Article from ROAPE Volume 33 Number 109
Can the Poor Help GM Crops? Makhathini Flats, S Africa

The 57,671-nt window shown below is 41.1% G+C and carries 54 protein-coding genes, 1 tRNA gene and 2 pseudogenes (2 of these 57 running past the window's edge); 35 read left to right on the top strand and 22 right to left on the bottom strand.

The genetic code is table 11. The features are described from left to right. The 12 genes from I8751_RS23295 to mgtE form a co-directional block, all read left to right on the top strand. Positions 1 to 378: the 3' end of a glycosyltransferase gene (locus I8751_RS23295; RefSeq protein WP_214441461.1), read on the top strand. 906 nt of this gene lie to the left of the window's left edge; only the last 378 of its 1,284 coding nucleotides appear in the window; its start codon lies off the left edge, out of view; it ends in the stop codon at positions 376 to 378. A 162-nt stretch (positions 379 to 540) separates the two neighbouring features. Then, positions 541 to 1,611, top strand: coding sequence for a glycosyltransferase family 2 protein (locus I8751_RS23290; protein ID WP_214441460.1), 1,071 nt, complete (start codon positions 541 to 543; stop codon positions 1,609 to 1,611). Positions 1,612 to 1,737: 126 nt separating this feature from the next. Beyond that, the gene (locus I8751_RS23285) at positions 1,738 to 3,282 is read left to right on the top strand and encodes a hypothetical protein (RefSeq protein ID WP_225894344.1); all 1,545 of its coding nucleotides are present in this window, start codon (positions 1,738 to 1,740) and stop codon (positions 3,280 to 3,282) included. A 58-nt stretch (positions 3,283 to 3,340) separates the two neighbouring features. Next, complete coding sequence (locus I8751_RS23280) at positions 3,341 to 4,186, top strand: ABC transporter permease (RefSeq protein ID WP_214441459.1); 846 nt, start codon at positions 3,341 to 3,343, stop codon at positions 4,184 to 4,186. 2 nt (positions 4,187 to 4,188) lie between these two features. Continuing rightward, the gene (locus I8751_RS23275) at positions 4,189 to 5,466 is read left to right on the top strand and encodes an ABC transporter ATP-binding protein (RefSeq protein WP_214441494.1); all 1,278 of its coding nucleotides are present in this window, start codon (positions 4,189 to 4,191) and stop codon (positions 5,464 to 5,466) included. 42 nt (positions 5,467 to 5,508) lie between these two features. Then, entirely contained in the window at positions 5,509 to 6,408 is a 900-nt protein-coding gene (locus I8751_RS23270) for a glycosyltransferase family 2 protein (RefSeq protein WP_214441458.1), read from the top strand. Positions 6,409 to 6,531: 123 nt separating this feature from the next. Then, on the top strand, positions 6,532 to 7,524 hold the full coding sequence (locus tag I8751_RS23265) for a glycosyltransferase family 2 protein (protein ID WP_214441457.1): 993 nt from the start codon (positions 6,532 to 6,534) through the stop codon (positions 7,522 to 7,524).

The adoption of Genetically Modified (GM) cotton in South Africa's Makhathini Flats in 1998 was heralded as a case in which agricultural biotechnology could benefit smallholder farmers, and a model for the rest of the continent to follow. Using historical, political economic and ethnographic data, we find the initial enthusiasm around GM technology to be misguided. We argue that Makhathini's structured institutional framework privileges adopters of GM technologies through access to credit and markets. The adoption of GM cotton is symptomatic not of farmers' endorsement of GM technology, but a sign of the profound lack of choice facing them in the region.